Linux On Name Brand Laptops (Not)

Top vendors fail on top Linux notebook support.

Is this because

  1. It's too hard — the hardware isn't compatible?
  2. The market is mostly people who do it themselves, so the demand is low?
  3. There is intense pressure from the Borg?

I'm generally surprised at how few firms sell pre-configured linux machines. Even desktops. And even fewer sell dual boot (Linux & Windows) machines. You'd think there would be a market for those.

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2 Responses to Linux On Name Brand Laptops (Not)

  1. cafl says:

    I think the writer is correct about finding preconfigured Linux laptops, but incorrect about the difficulty of putting Linux on a laptop yourself. At one time, this was true. However, in my experience Linux installs painlessly on laptops since about the RedHat 7.3 (and equivalent) era. Of course, “winmodems” are a problem. But for use at work or in a home with ethernet or wireless capability, the hardware support is just great. I use a dual-boot ThinkPad, and very seldom boot Windows.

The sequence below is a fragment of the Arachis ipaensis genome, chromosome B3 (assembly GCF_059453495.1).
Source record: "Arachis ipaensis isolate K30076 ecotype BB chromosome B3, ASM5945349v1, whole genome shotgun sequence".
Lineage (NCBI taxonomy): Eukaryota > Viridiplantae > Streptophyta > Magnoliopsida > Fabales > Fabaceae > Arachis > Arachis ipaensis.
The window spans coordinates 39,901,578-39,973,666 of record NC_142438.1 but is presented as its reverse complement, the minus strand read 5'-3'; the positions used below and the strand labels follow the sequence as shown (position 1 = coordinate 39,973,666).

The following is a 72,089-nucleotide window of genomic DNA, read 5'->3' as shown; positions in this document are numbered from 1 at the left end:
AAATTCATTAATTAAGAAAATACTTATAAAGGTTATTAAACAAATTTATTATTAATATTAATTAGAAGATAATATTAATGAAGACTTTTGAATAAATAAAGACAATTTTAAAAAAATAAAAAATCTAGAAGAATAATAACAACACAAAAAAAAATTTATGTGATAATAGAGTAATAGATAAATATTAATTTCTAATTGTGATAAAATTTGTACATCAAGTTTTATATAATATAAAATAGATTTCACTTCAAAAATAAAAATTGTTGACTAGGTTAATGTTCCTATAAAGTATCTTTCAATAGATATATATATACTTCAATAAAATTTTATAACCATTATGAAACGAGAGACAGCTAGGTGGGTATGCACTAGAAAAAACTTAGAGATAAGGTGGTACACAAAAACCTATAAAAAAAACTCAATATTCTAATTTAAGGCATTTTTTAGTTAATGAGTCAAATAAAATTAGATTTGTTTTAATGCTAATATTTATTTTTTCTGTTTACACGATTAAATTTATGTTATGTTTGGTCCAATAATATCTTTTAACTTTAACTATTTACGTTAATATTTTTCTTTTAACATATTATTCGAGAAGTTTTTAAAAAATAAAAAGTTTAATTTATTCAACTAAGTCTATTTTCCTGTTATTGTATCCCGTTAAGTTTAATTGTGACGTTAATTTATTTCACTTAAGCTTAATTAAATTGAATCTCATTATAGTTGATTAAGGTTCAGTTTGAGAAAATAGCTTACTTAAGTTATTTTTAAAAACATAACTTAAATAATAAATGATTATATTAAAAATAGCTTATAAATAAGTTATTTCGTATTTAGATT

I really think the lack of preinstalled Linux is a combination of pressure from Microsoft (in the case of the large companies like Dell), and limited demand. I.e. there is a certain amount of trouble to be faced in supplying such machines, and not enough benefit to warrant going through it.

  2. Seth Gordon says:

    To save money, space, and heat, laptops often use non-standard chips, and sometimes the Linux kernel doesn’t know how to talk to those chips. For example, my laptop is a Compaq Presario 710, and Linux runs fine on it with one exception–Linux can’t talk to the power-management system, so the battery runs down quickly. (There is a kernel patch that is alleged to work around the problem, but I haven’t tried it out.)

    The manufacturer’s profit margin on a desktop or laptop computer is extremely low, and the cost of handling two or three tech support calls wipes out that margin. If a major vendor sold desktops or laptops with Linux presintalled, they’d have to add a whole bunch of Linux specialists to their call center, and be prepared for a flood of calls from people who don’t know much about computers, but wanted to try out this new Linux thing, and now can’t configure X, or repartitioned their hard drive in some bizarre fashion, or misused one of the other powerful foot-shooting tools that Linux provides.

    I suspect this is the main reason why Dell et al. only preinstall Linux on servers. With servers, they get higher margins and more clueful customers.

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